Date of Award

5-2018

Document Type

Dissertation

Degree Name

Doctor of Philosophy (PhD)

Department

Economics

Committee Member

Dr. William R. Dougan, Committee Chair

Committee Member

Dr. Howard Bodenhorn

Committee Member

Dr. Robert K. Fleck

Committee Member

Dr. Chungsang Lam

Abstract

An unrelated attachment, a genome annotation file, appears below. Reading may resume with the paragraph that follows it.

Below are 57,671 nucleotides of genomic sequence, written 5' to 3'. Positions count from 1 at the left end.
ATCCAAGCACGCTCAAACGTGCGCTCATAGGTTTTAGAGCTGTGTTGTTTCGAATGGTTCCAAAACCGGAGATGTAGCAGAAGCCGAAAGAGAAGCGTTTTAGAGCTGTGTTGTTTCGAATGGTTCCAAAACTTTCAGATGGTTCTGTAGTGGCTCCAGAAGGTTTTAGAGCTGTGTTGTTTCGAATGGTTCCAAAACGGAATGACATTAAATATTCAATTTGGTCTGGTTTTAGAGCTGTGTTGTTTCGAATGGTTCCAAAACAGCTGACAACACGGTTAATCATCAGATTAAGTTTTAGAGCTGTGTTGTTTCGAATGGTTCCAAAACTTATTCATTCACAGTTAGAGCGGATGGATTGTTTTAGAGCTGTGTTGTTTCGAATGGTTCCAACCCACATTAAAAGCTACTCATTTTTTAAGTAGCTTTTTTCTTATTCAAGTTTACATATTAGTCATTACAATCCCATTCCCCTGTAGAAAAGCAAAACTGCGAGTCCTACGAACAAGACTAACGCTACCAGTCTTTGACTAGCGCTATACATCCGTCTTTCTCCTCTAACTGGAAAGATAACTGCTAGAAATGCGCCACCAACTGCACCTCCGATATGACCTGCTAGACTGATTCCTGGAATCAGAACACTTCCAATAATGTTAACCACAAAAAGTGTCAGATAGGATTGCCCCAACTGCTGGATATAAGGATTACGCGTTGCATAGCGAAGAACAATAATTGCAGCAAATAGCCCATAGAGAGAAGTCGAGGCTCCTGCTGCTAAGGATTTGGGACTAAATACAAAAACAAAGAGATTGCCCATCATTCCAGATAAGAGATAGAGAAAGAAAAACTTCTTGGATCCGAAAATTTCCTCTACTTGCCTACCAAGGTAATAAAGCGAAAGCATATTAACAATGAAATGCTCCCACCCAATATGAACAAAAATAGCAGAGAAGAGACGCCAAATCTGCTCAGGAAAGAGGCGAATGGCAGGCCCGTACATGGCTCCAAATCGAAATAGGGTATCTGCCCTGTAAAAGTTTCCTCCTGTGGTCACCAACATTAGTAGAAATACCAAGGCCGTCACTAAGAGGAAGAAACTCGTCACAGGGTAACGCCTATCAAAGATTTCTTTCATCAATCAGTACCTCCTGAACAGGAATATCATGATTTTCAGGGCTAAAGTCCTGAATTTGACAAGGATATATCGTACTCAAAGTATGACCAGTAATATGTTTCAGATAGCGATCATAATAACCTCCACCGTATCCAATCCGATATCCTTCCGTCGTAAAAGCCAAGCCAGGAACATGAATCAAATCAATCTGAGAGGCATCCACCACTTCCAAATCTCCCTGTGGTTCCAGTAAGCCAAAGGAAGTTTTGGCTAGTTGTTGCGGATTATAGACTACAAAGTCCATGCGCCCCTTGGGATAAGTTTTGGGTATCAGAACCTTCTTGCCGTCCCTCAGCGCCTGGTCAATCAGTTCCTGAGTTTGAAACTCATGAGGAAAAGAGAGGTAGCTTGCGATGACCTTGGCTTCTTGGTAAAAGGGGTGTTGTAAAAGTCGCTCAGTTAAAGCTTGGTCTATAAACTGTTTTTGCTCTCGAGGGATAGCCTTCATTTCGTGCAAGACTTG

This dissertation exams topics on the human capital and the distribution of income. The first chapter investigates the insurance value of progressive taxation with heterogeneous risk aversion. The Investment in human capital is lower when the returns to it are subject to unin-surable risk. Progressive income taxation offers a degree of insurance against such risk. Offsetting this effect are the two well-known distortions imposed by progressive taxation: lower expected net-of-tax returns to human-capital acquisition and distortion of the labor-supply decision. The net efficiency effect of progressive income taxation is therefore ambiguous, but there is a presumption that some degree of progressivity can be welfare-improving for risk-averse individuals. To derive the degree of progressivity that may be desirable on efficiency grounds, I construct a general-equilibrium model of an economy with two sectors, calibrated to approximate the U.S. labor market, that differ in terms of the productivity of human capital and the variability of lifetime earnings. Individuals, who differ only in terms of their risk aversion, sort themselves into the two sectors. The simple version of this model, which ignores the labor-leisure choice, suggests that a relatively high degree of income-tax progressivity maximizes aggregate welfare as measured by workers willingness to pay for the insurance being provided. When each workers supply of labor is allowed to vary in response to marginal tax rates, the efficient degree of progressivity is similar to that of the U.S. tax code. The second chapter exams the worker quality and education premium in the United States. The education premium in the U.S. has been increasing since the 1980s, but the rate of increase has slowed. One explanation for the slowdown is the decrease in the quality of workers who attended some college relative to the quality of workers who obtained a high school diploma. This paper develops a measure of worker quality to estimate the impact of college and high school graduates quality on wages and the education premium. The measure of worker quality uses a weighted average of an occupational skill index. I link occupational skill to the measurement of quality because the variance of college wages is increasing over time and is directly related to occupational choice. I find that a 1 percent increase in the quality of both high school and college graduates results in a 0.36 percent increase in the education premium, which is an economically meaningful change. One reason for the decline in the quality of college graduates comes from the increasing college enrollment over time. I find that a 1 percent increase in college enrollment leads to a decline in the quality of college graduates by 0.11 percent, and has nearly no effect on the quality of high school graduates. The third chapter explores the top-coded earnings. The wage and salary earnings, when above some particular value, are censored in the ACS, March CPS and Decennial Census. Others have addressed this issue of top-coding and also used non-public data to develop various alternative multipliers. We improve on this research, which focuses on producing multipliers for the whole pop-ulation, by developing multipliers that are demographic and regional specific. It is not unreasonable to expect that the earnings distribution varies across racial, gender, and education dimensions, and, even, across geographies. Comparison of the results from our methodology will be made to those proposed by others, with special focus on investigating differences in the education premium over time.

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